RSA Chapter 43 governs most removal or suspension hearings for local government employees. RSA 43:2 requires 14 days advance notice of the hearing’s subject matter, time and place. This notice must be given to all interested parties, posted in one of the town’s most public places and given to the town clerk. RSA 43:3. Some commentators suggest that the hearing should include: (1) the right to confront adverse witnesses; (2) oral argument and presentation of evidence; (3) cross-examination of witnesses; (4) the right to retain an attorney; and (5) a determination based solely on the evidence and arguments at the hearing. 13 PETER J. LOUGHLIN, NEW HAMPSHIRE PRACTICE, LOCAL GOVERNMENT LAW, ch. 14 § 429 (Michie 1995). However, RSA 43:4 only requires that all parties be heard, the opportunity to be examined by the adverse party. The authority’s decision must be in writing and filed and recorded with the town clerk, along with the petition for hearing, order of notice and evidence of service. RSA 43:4. The written decision must also contain sufficient findings of fact such that a reviewing court can properly determine if the decision was appropriate. See generally Foote v. State Personnel Comm’n, 116 N.H. 145 (1976).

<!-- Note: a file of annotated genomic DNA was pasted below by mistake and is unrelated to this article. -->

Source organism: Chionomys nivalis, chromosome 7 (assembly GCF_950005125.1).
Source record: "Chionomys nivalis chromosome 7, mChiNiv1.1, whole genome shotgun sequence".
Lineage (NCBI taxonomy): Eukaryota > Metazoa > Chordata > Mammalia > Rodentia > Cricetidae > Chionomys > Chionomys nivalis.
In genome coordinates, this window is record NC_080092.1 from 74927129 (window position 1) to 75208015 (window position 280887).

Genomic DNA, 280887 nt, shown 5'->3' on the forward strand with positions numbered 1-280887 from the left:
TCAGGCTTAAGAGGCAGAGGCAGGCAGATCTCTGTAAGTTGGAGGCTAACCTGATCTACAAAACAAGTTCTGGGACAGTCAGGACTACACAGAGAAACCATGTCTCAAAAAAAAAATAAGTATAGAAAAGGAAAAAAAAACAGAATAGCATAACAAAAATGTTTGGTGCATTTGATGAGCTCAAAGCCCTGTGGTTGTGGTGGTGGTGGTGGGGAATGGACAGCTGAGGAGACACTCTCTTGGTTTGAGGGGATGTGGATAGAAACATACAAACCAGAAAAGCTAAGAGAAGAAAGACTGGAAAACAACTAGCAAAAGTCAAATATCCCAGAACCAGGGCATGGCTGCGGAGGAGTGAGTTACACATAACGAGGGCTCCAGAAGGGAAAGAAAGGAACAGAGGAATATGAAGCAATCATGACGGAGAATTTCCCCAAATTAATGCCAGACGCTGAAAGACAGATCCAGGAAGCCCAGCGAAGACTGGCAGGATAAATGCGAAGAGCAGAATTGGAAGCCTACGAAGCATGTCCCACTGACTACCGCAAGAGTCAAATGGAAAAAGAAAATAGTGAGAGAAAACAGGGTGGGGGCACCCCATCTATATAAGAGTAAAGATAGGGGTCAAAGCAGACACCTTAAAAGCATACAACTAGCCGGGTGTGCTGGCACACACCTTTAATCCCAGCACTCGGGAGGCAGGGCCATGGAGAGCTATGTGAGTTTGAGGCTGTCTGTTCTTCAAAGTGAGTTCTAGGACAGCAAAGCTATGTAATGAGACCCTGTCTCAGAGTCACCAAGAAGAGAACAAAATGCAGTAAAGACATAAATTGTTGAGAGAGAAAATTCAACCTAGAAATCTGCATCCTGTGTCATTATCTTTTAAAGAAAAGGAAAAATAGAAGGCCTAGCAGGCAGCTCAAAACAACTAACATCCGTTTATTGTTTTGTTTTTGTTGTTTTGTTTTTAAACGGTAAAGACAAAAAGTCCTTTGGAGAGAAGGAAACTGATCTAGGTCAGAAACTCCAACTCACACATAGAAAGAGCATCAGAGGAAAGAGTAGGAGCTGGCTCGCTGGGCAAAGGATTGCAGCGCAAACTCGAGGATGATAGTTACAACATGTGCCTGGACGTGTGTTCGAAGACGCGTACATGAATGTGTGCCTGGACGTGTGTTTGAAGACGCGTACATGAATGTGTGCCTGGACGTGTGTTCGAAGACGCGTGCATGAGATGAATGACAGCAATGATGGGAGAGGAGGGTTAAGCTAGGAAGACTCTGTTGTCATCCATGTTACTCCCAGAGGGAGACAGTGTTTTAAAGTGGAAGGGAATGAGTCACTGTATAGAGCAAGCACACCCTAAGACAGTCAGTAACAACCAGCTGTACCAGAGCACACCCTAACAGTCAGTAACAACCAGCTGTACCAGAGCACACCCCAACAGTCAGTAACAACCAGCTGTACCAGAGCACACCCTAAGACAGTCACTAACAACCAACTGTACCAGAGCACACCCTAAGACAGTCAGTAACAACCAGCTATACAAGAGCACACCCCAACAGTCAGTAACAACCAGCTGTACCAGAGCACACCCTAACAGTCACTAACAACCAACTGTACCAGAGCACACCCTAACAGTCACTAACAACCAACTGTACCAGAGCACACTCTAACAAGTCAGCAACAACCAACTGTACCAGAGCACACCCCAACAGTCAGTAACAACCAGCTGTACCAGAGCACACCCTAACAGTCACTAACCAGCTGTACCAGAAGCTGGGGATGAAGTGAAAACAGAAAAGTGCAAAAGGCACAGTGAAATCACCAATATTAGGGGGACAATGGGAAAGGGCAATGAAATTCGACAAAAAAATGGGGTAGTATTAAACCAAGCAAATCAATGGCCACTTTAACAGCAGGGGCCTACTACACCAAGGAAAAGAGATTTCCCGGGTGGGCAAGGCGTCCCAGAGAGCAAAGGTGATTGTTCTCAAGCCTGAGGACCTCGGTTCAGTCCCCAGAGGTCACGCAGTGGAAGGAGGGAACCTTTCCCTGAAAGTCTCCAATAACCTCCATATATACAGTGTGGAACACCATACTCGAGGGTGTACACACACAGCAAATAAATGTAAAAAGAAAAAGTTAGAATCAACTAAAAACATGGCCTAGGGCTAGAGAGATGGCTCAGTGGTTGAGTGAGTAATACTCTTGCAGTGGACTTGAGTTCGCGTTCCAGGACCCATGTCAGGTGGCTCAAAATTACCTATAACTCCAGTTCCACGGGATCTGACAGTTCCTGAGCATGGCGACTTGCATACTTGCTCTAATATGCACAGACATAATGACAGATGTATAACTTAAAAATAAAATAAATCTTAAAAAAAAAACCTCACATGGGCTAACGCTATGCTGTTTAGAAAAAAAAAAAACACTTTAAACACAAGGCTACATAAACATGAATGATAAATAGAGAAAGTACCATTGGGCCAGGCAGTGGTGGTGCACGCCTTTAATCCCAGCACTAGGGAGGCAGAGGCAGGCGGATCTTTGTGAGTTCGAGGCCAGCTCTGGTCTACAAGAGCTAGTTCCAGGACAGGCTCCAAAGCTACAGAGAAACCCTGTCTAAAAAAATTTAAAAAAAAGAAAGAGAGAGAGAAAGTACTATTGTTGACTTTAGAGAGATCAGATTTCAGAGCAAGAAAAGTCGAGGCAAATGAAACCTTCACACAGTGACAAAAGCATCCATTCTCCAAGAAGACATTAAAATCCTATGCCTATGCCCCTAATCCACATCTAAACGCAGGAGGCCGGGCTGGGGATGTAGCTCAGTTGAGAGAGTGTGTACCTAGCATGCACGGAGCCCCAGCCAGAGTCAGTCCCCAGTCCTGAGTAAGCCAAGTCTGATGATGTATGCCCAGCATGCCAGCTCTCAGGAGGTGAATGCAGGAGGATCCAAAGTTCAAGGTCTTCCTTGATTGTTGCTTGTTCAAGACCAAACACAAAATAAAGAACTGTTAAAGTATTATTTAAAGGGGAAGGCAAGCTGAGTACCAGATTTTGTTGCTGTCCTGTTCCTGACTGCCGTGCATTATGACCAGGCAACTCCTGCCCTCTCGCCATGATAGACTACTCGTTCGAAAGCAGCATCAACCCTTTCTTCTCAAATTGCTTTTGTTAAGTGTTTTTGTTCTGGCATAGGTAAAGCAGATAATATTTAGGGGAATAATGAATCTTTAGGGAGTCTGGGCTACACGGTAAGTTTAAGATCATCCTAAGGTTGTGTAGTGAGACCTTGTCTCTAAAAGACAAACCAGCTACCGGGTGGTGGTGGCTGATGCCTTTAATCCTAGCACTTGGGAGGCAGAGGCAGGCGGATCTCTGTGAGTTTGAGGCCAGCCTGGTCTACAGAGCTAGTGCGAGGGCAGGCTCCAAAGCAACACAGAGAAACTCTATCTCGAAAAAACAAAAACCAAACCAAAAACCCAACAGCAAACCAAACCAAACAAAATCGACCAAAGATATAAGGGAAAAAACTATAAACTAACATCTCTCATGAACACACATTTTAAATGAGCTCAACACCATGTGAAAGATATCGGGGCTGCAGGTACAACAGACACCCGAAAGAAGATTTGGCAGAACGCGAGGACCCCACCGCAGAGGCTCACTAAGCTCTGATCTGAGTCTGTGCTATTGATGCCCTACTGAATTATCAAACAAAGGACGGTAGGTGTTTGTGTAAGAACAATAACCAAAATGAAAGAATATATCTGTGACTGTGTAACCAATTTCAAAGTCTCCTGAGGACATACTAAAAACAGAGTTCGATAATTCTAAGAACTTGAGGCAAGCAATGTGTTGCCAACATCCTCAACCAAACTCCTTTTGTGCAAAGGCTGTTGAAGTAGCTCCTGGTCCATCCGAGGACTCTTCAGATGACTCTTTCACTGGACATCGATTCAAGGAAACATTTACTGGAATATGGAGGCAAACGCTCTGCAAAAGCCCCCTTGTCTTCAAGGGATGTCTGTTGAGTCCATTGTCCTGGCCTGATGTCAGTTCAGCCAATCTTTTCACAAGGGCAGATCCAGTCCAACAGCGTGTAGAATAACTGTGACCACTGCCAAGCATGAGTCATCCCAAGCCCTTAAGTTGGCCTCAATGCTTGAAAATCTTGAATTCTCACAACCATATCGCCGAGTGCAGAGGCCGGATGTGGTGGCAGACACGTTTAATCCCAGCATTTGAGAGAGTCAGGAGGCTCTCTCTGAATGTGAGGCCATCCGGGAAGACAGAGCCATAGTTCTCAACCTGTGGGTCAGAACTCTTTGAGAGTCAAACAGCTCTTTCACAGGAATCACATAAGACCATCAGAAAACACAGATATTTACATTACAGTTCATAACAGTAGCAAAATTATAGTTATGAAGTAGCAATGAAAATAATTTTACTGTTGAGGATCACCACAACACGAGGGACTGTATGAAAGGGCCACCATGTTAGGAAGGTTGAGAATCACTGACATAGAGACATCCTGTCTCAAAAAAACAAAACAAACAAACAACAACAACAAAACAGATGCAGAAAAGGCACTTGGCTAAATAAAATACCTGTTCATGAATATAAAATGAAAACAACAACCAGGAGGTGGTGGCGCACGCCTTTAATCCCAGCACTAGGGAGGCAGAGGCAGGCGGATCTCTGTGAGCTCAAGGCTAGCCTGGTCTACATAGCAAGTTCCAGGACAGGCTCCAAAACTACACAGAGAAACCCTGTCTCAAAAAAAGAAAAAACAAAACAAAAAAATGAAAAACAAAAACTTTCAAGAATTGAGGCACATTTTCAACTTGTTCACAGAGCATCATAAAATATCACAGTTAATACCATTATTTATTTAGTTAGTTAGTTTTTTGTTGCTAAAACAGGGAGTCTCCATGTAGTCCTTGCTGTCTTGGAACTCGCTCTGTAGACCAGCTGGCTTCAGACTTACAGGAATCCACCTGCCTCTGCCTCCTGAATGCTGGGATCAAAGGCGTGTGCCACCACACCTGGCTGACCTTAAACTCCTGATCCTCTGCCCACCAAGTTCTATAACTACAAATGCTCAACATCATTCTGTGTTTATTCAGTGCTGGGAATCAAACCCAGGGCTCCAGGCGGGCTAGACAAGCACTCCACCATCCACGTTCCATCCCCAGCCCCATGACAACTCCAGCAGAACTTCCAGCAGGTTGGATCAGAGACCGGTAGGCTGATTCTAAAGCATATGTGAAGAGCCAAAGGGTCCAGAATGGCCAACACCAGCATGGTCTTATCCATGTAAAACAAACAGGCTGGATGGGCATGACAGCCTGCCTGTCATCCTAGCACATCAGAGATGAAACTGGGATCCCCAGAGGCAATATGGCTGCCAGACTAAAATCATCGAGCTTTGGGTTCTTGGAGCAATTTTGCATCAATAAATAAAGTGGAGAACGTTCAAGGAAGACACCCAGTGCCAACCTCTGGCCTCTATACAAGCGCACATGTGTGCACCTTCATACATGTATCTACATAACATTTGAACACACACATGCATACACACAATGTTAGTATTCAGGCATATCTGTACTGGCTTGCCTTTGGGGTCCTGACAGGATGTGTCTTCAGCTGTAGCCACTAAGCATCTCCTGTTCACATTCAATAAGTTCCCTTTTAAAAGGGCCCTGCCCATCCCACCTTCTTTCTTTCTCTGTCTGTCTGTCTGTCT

Moreover, no selectman or other officer should take part in any hearing if they would be disqualified to sit as a juror. RSA 43:6. Further, hearing officers are prohibited from having ex-parte communications with the involved parties, whether directly or indirectly. RSA 541-A:36. For example, the chief of police cannot provide a selectman with a detailed description of a police officer’s alleged misconduct prior to a hearing. The chief, however, could state generically that the officer requested a hearing to dispute his suspension for violating a particular police procedure.

11The interpretation of the Right-to-Know law is decided ultimately by the New Hampshire Supreme Court, which resolves questions regarding the law with a view toward providing the utmost information, in order to best effectuate the statutory and constitutional objectives of facilitating access to all public documents. Thus, while the statute does not provide for unrestricted access to public records, provisions favoring disclosure are broadly construed and exemptions are interpreted restrictively. Union Leader Corp. v. New Hampshire Hous. Fin. Auth., 142 N.H. 540 (1997).